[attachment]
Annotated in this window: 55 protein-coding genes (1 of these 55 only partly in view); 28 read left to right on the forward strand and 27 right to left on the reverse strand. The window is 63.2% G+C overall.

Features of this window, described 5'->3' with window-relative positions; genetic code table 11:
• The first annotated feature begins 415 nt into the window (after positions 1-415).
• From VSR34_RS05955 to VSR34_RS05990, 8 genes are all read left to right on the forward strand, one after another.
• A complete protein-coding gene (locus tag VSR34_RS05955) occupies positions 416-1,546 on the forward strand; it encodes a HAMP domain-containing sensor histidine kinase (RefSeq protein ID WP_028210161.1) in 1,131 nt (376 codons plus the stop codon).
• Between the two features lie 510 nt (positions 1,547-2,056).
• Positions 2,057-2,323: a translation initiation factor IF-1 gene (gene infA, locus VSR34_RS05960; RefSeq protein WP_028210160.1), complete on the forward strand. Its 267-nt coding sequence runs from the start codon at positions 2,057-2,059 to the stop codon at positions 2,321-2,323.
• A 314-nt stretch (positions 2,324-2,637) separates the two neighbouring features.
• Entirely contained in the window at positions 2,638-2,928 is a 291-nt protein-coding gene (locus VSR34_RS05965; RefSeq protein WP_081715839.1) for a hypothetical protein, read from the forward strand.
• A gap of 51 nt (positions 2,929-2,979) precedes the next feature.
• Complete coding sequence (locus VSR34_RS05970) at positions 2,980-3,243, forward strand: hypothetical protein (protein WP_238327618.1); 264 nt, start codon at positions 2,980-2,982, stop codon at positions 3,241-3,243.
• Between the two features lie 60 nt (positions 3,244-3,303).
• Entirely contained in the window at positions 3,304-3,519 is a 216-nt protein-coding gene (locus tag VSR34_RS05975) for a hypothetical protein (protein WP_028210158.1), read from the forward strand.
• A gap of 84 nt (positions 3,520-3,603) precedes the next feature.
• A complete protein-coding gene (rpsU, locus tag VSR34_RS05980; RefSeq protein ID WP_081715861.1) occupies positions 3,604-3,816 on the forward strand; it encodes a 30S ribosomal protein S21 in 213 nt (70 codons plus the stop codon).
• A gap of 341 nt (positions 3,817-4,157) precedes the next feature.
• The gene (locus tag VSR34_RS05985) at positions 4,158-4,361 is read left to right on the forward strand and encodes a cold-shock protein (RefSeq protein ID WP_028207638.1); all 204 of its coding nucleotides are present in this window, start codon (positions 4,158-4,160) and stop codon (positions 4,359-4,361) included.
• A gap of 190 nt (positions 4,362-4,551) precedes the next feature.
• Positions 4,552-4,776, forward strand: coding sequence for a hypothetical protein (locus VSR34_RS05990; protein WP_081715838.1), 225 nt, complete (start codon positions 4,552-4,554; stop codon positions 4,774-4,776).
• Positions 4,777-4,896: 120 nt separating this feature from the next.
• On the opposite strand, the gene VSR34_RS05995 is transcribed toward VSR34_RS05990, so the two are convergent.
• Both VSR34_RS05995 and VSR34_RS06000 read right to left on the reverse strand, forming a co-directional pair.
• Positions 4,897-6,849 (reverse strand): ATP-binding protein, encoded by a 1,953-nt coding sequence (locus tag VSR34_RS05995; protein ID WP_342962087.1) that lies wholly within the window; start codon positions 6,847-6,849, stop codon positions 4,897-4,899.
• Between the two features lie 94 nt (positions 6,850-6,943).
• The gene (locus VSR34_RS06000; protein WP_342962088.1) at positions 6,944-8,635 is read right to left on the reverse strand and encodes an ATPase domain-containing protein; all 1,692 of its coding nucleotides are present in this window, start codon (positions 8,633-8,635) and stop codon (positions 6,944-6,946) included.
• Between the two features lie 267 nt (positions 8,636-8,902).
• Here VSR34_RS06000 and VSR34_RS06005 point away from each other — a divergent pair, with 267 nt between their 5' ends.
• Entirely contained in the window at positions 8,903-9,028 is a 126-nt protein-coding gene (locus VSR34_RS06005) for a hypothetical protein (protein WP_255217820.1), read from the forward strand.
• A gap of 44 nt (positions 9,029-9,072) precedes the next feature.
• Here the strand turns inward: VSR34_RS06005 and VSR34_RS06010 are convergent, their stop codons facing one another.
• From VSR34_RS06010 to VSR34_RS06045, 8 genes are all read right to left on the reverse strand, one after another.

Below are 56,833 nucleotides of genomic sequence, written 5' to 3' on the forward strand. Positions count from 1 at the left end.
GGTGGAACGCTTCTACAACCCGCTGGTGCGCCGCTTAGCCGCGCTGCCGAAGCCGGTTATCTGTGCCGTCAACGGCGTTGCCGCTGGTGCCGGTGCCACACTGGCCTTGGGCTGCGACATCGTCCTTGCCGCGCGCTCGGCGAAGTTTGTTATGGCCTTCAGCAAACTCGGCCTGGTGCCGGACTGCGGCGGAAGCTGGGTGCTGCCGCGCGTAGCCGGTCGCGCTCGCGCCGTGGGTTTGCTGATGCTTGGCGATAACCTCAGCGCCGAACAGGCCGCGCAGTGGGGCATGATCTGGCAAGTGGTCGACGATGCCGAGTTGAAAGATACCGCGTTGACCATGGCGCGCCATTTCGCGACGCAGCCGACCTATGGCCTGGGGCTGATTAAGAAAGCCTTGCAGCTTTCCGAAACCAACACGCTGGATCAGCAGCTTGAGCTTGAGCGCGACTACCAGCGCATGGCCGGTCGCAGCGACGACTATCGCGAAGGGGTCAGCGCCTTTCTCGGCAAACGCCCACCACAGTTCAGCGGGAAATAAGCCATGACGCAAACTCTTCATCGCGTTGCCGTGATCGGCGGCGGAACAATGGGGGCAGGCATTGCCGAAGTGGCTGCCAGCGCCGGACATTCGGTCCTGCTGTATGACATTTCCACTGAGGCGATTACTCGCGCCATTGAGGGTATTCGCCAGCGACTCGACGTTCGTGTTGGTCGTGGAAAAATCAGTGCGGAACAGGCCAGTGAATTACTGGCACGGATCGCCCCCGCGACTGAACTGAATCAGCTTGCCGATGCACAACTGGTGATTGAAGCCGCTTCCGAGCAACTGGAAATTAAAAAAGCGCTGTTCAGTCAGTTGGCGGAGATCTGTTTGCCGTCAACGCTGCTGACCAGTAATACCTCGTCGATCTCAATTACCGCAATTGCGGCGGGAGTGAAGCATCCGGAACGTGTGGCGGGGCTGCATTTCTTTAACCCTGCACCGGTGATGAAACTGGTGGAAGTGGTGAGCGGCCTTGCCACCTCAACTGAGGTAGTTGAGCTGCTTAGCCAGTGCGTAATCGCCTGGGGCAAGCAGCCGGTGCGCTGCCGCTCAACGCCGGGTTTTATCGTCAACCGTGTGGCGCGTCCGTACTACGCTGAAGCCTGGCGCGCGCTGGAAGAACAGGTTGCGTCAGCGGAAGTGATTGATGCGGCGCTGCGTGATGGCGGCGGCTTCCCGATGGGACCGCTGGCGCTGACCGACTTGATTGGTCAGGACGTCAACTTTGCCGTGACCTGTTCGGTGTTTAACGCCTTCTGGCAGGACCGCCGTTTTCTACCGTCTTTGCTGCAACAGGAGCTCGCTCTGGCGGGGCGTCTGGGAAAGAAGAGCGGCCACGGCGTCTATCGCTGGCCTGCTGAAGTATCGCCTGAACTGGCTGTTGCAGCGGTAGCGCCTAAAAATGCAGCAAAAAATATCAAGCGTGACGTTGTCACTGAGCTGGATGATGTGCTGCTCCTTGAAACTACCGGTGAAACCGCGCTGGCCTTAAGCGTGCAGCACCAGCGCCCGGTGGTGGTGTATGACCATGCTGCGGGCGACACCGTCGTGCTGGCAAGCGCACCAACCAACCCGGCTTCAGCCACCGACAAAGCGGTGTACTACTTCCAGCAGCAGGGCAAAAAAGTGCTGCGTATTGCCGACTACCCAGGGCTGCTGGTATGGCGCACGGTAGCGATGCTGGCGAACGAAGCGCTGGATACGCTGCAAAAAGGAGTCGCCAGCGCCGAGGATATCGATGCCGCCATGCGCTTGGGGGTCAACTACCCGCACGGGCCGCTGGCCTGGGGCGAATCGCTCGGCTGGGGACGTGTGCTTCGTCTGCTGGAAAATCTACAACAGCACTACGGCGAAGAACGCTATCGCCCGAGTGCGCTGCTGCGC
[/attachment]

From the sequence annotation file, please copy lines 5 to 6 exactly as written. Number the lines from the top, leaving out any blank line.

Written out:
• A complete protein-coding gene (locus tag VSR34_RS05955) occupies positions 416-1,546 on the forward strand; it encodes a HAMP domain-containing sensor histidine kinase (RefSeq protein ID WP_028210161.1) in 1,131 nt (376 codons plus the stop codon).
• Between the two features lie 510 nt (positions 1,547-2,056).